Thanks for the article! I’m a big Caviar user, as at least in Boston, it does still have exclusivity with a few restaurants I like. I have no idea they were acquired by Doordash (I’m also a user of Doordash), and I wonder why they haven’t tried to unify the experience given that it seems, based on the article, that Caviar is less worried about having exclusivity or “hip” restaurants. The competition in this market is really high and with the lack of differentiation of the market, I think the bigger pockets and best UX is going to win. Also, as Anuj said, the synergies between Uber drivers and UberEats delivery needs creates opportunities to reduce logistic costs that Caviar may not be able to match in the long-term.
Interesting article, Leo. One of the things I’m worried about the platforms that offer to do “any” task, is how to compete against specialized platforms. For example, cleaning services, food delivery, home repairs, are some of the tasks that some platforms have chosen to focus on, and they offer better user experience and sometimes a better business model compared to the more vertical platforms such as TaskRabbit or Handy. The differentiation of such services may point to a market that is not going to tip, with a final state of multiple specialized platforms instead of a huge fits-all platform. Now, given the IKEA acquisition, this is probably something they don’t need to worry about, as I expect IKEA to focus TaskRabbit on the tasks that have synergies with their business model.
Very interesting post, Miguel. I used despegar.com a few times when I was a college student looking for the cheapest flights, and when Despegar was almost the only platform available in Latinamerica. As you said, competition in this market has grown in the last few years and I see myself searching in bigger platforms such as Google Travel, Kayak or Expedia. I don’t know how Despegar could fight against them given their scale, some of the initiatives of facilitating payment with credit and hedging exchange rates could work given the needs of the average Latinamerican user. They could also be acquired by a bigger player, increasing their scale but maintaining some of the features specifically designed for their main customers.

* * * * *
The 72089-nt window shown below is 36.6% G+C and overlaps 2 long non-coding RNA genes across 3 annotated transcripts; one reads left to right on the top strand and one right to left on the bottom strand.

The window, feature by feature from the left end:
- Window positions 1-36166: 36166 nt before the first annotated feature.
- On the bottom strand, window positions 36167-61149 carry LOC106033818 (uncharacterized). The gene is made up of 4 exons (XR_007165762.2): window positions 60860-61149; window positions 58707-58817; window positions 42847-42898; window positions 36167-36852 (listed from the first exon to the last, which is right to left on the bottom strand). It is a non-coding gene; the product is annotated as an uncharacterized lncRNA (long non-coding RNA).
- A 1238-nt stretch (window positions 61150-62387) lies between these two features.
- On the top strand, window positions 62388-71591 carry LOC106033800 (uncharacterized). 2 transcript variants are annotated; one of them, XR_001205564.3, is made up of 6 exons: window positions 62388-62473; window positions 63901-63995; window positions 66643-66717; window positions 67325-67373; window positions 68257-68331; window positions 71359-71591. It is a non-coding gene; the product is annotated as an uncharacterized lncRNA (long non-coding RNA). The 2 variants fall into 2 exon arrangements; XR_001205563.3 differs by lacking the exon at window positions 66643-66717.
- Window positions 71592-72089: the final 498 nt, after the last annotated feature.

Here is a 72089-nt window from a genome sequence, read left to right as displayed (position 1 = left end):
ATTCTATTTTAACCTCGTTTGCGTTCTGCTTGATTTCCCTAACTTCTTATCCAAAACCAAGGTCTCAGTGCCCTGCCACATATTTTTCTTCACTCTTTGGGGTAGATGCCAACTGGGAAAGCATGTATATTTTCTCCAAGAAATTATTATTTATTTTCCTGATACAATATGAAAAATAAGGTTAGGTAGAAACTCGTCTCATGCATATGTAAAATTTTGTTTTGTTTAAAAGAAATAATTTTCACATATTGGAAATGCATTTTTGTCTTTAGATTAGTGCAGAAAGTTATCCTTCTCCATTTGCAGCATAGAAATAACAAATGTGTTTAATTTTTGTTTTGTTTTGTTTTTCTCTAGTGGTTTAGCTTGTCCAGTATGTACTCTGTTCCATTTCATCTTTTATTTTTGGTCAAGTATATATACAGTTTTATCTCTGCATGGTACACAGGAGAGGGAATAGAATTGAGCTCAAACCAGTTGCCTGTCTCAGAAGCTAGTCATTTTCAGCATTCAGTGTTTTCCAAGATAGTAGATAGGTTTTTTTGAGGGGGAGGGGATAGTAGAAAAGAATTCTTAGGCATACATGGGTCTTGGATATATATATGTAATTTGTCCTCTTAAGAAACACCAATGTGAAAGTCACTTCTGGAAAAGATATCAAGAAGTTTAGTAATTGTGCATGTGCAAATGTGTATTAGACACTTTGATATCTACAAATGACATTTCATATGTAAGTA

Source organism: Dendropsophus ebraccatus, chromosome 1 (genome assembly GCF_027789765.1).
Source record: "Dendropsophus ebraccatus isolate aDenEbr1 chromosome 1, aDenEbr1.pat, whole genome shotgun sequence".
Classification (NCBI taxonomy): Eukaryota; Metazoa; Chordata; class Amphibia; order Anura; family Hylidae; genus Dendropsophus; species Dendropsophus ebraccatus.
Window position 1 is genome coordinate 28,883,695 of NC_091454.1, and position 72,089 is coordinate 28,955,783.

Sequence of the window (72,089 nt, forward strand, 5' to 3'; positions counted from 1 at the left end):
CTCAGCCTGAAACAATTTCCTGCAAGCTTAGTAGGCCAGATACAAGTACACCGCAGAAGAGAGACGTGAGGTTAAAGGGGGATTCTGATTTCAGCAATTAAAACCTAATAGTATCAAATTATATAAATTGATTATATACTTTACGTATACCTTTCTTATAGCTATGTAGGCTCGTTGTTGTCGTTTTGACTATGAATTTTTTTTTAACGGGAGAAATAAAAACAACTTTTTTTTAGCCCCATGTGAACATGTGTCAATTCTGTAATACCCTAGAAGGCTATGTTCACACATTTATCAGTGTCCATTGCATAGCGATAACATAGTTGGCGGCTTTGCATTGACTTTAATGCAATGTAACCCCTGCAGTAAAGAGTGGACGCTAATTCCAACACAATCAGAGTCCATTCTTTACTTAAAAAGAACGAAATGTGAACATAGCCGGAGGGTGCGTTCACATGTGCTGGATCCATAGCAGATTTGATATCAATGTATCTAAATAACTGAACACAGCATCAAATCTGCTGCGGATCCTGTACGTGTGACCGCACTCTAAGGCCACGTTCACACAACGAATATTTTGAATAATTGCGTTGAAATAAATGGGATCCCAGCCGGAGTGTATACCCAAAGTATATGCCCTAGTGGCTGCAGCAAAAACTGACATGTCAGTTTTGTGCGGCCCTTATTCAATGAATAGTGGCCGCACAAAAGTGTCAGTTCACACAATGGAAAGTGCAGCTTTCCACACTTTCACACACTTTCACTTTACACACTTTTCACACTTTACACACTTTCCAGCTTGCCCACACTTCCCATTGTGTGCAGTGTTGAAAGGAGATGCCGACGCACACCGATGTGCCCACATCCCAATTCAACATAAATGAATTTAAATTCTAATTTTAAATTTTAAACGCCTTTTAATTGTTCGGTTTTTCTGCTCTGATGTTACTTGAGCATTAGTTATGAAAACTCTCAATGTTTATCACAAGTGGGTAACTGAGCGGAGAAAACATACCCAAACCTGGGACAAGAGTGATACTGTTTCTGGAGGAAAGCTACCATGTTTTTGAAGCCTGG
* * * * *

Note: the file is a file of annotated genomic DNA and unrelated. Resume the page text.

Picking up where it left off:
Very interesting article! As a WoW player myself I’m really sad to see the directions they took with different games and the lack of understanding of their users and fans. It seems that the acquisition of Blizzard by Activision changed their focus and innovation process.
The Warcraft 3: Reforged release is surprising, such an easy way to attract old customers and they made so many mistakes. I share Colm Farrell concern on how the industry is going to look in a few years, and if this type of game studio is now just part of a niche segment for old gamers looking for some nostalgic memories.
Thanks for the article! As a user of Betterment, I agree with the point about user experience and a customer-centric focus, it’s really easy to use and one of the reasons why I chose them (and their 1.84% APY of course). It’s easy to see how they are building one by one different products and services that could replace a bank in the near-term. It’s going to be difficult for larger organizations to respond to companies such as Betterment, with less overhead and no need for physical space.
Interesting post, I haven’t used Peloton myself but I would like to get one in the near future. I agree with the analysis regarding the obsolescence with their equipment, and how to keep those users into the subscriptions. I wonder if they can create features that link to their app and platform in ways difficult to replicate for competitors. Also, I would like to see how they make money: is the recurrent subscription the source of revenues and profits? or is the equipment? If they’re selling the equipment at cost, just to attract customers the idea would be to lock them up with the app, making the obsolescence argument less relevant. Another issue is differentiation against competitors, this could end up like online mattresses, with 200 bikes and apps that do the same thing.